Laurie Halse Anderson’s “Forge”

The American Revolution from a slave’s point of view (from the New York Times Book Review)

Forge. By Laurie Halse Anderson. 297 pp. Atheneum Books for Young Readers. $16.99. (Ages 10 and up)

Men in tricorn hats dressed like American Revolutionaries and their spouses as Betsy Ross lookalikes, the Tea Party insisting the right-wing agenda of their political party makes them the legitimate heirs of the Founding Fathers–this is an interesting time for Laurie Halse Anderson to publish “Forge,” her new novel about the Revolution and colonial-era slavery, and a sequel to her prize-winning “Chains.”

While her books take up some of the same themes as the “Octavian Nothing” novels of M. T. Anderson (no relation) — the link between the freedom of the colonies and the freedom of slaves, the double-dealing and hypocrisy of both the American colonists and the British — they are as different as “Magic Mountain” is from “The Diary of Anne Frank”; the two volumes of “Octavian Nothing” are encyclopedic and magisterial, whereas “Chains” and “Forge” are conspicuous for their almost claustrophobic narrative voices.

In “Chains,” significant events involving the Tories and the patriots unfold in the background while the voice of Isabel, a slave, commands our attention; the commotion outside enters her consciousness only as “buzzing.” On the inside, however, Isabel is screaming. Within her sensory cocoon, this slave girl’s life is one of constant hurt from whippings, a branding, imprisonment, and mistreatment. In this, “Chains” is not far from Anderson’s first and still most well known novel, Speak,” which reports the inner monologue of a fourteen-year-old girl who is raped and grows mute.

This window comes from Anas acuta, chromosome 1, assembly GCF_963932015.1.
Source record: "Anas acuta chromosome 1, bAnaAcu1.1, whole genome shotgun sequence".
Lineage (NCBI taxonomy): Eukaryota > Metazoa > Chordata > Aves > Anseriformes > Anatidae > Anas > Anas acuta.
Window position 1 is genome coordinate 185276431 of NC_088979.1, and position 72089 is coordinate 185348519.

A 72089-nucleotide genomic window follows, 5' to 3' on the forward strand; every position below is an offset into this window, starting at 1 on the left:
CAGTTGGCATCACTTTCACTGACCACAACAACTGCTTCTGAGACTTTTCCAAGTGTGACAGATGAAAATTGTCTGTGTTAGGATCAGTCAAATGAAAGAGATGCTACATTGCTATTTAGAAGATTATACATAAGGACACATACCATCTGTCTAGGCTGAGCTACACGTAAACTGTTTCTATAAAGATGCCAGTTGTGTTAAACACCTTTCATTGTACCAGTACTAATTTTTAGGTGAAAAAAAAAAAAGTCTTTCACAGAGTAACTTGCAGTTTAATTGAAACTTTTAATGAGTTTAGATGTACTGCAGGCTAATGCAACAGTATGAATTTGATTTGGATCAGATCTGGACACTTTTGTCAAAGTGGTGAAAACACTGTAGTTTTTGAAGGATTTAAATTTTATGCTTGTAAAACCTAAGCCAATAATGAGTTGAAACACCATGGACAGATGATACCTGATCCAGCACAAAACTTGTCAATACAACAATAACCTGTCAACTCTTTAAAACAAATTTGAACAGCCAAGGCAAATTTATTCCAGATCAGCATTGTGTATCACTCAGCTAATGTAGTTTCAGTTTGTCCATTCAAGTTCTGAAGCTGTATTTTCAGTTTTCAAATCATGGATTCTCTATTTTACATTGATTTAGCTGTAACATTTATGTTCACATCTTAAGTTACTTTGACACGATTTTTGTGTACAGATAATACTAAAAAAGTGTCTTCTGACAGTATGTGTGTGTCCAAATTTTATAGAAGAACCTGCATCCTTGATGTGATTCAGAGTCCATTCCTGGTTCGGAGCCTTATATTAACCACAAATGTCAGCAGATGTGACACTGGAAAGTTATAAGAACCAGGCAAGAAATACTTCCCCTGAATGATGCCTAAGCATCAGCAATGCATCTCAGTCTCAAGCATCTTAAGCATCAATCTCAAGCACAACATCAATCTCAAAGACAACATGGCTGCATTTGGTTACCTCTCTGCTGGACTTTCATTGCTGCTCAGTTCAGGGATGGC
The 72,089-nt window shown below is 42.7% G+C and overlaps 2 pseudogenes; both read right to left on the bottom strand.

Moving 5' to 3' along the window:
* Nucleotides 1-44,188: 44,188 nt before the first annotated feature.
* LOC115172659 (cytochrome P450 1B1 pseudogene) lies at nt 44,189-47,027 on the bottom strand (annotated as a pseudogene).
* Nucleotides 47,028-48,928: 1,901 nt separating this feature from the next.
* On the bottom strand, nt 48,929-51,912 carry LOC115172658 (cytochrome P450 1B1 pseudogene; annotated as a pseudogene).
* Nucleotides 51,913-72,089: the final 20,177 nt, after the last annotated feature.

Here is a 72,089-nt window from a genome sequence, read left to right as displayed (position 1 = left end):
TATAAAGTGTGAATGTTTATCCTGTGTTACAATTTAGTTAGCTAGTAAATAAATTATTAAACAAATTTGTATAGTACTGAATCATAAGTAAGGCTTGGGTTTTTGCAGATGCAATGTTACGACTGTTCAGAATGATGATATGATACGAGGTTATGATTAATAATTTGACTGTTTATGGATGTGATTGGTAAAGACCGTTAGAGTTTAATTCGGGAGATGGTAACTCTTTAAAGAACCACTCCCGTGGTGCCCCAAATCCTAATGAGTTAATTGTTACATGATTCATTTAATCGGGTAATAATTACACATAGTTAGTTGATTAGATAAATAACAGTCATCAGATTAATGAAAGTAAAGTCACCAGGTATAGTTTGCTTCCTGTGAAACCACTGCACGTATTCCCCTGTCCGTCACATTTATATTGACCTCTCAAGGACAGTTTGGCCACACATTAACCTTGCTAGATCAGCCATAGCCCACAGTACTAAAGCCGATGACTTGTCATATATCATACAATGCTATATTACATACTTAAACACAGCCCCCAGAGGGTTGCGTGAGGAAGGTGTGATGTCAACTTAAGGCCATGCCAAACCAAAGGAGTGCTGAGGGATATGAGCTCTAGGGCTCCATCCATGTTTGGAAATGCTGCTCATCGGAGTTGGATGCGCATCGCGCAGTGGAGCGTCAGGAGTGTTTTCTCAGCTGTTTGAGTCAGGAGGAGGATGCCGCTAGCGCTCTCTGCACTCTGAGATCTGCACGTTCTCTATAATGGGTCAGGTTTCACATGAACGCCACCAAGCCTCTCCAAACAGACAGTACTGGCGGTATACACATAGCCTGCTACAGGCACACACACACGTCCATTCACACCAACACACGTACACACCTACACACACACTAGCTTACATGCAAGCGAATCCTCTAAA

A new narrator appears in “Forge” (the second book in an anticipated trilogy). Curzon is another slave and the boy who captured Isabel’s interest in “Chains.” The scene changes too, from a besieged New York to the winter encampment of Valley Forge. But what continues is the close, internal voice of an abused narrator. Curzon is not only a freed slave returned to bondage, but a new recruit in the Continental Army during that winter’s freezing cold and constant hunger.

Valley Forge has forever been linked with Thomas Paine’s question about whether the American Rebel would prove to be merely “the summer soldier and the sunshine patriot.” Here, Curzon supplies an answer. Intent on gaining his own freedom as much as that of the colonies, he endures — with the help of poor white friends, in the face of evil slave-holding gentry and despite the petulance of Isabel, his romantic interest, with whom he is dramatically reunited when both are re-enslaved.

It is difficult to imagine there will ever be historical fiction about this time in America that is more nuanced or respectful of time and place.

When it comes to background research, Anderson has clearly and commendably done her work. It is difficult to imagine there will ever be historical fiction about this time in America that is more nuanced or respectful of time and place. Historical quotations serve as epigraphs to each chapter, hinting at what will follow. Her appendix provides annotated list of recommended books by historians and is expanded on her Web site. Her accounts of the hardships at Valley Forge are moving and vivid. Using her considerable skills as a storyteller, she has brought the past to life.

In our own times, Tea Party acolytes have bizarrely reimagined America’s radicals and revolutionaries as proto-­conservatives whose primary concern was fiscal restraint. Anderson’s “Forge” is a terrific return not only to the colonial era but to historical accuracy.

A version of this appeared in the New York Times Book Review (February 11, 2011) identifying me as a professor at San Diego State University. A few days later, the staff of a Florida congressman (known for his Tea Party sympathies), contacted my university to find out whether I had ever received any federal funds for the university’s National Center for the Study of Children’s Literature; at the time, I was the Director of the NCSCL. I presumed this inquiry was prompted by a desire to find out whether federal monies had subsidized the mild complaint against the Tea Party that appears in the essay above. Rather than a stirring defense of free speech and remarks about the “chilling effect” of such inquiries, I explained to university officials that we had not received any federal funds but they could advise the congressman that we would welcome them.

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26. October 2016 by
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